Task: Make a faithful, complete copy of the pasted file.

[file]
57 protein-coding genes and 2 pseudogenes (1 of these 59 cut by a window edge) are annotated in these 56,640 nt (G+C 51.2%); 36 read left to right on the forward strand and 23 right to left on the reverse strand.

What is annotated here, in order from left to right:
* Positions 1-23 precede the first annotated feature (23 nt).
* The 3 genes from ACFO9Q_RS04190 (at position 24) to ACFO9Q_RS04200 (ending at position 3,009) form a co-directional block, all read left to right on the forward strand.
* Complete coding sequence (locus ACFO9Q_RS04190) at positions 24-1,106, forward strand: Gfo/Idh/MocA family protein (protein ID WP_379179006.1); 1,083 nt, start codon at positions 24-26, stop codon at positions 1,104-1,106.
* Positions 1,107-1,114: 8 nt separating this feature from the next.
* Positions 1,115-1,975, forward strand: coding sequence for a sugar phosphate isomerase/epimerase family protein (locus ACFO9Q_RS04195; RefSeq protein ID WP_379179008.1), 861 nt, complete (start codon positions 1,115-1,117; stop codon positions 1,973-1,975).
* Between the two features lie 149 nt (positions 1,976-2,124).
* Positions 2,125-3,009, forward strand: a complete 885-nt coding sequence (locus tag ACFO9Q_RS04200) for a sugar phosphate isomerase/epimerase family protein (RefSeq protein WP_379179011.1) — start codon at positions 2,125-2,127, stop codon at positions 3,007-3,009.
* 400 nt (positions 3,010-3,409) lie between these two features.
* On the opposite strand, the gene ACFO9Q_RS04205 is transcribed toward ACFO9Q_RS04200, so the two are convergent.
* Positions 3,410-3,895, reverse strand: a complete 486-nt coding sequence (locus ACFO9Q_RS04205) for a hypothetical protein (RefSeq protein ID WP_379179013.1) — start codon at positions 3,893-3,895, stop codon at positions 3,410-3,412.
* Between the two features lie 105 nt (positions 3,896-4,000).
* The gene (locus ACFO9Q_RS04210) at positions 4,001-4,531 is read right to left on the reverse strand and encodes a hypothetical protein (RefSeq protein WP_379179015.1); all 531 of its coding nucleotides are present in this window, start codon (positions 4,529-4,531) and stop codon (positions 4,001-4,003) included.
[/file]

57 protein-coding genes and 2 pseudogenes (1 of these 59 cut by a window edge) are annotated in these 56,640 nt (G+C 51.2%); 36 read left to right on the forward strand and 23 right to left on the reverse strand.

What is annotated here, in order from left to right:
* Positions 1-23 precede the first annotated feature (23 nt).
* The 3 genes from ACFO9Q_RS04190 (at position 24) to ACFO9Q_RS04200 (ending at position 3,009) form a co-directional block, all read left to right on the forward strand.
* Complete coding sequence (locus ACFO9Q_RS04190) at positions 24-1,106, forward strand: Gfo/Idh/MocA family protein (protein ID WP_379179006.1); 1,083 nt, start codon at positions 24-26, stop codon at positions 1,104-1,106.
* Positions 1,107-1,114: 8 nt separating this feature from the next.
* Positions 1,115-1,975, forward strand: coding sequence for a sugar phosphate isomerase/epimerase family protein (locus ACFO9Q_RS04195; RefSeq protein ID WP_379179008.1), 861 nt, complete (start codon positions 1,115-1,117; stop codon positions 1,973-1,975).
* Between the two features lie 149 nt (positions 1,976-2,124).
* Positions 2,125-3,009, forward strand: a complete 885-nt coding sequence (locus tag ACFO9Q_RS04200) for a sugar phosphate isomerase/epimerase family protein (RefSeq protein WP_379179011.1) — start codon at positions 2,125-2,127, stop codon at positions 3,007-3,009.
* 400 nt (positions 3,010-3,409) lie between these two features.
* On the opposite strand, the gene ACFO9Q_RS04205 is transcribed toward ACFO9Q_RS04200, so the two are convergent.
* Positions 3,410-3,895, reverse strand: a complete 486-nt coding sequence (locus ACFO9Q_RS04205) for a hypothetical protein (RefSeq protein ID WP_379179013.1) — start codon at positions 3,893-3,895, stop codon at positions 3,410-3,412.
* Between the two features lie 105 nt (positions 3,896-4,000).
* The gene (locus ACFO9Q_RS04210) at positions 4,001-4,531 is read right to left on the reverse strand and encodes a hypothetical protein (RefSeq protein WP_379179015.1); all 531 of its coding nucleotides are present in this window, start codon (positions 4,529-4,531) and stop codon (positions 4,001-4,003) included.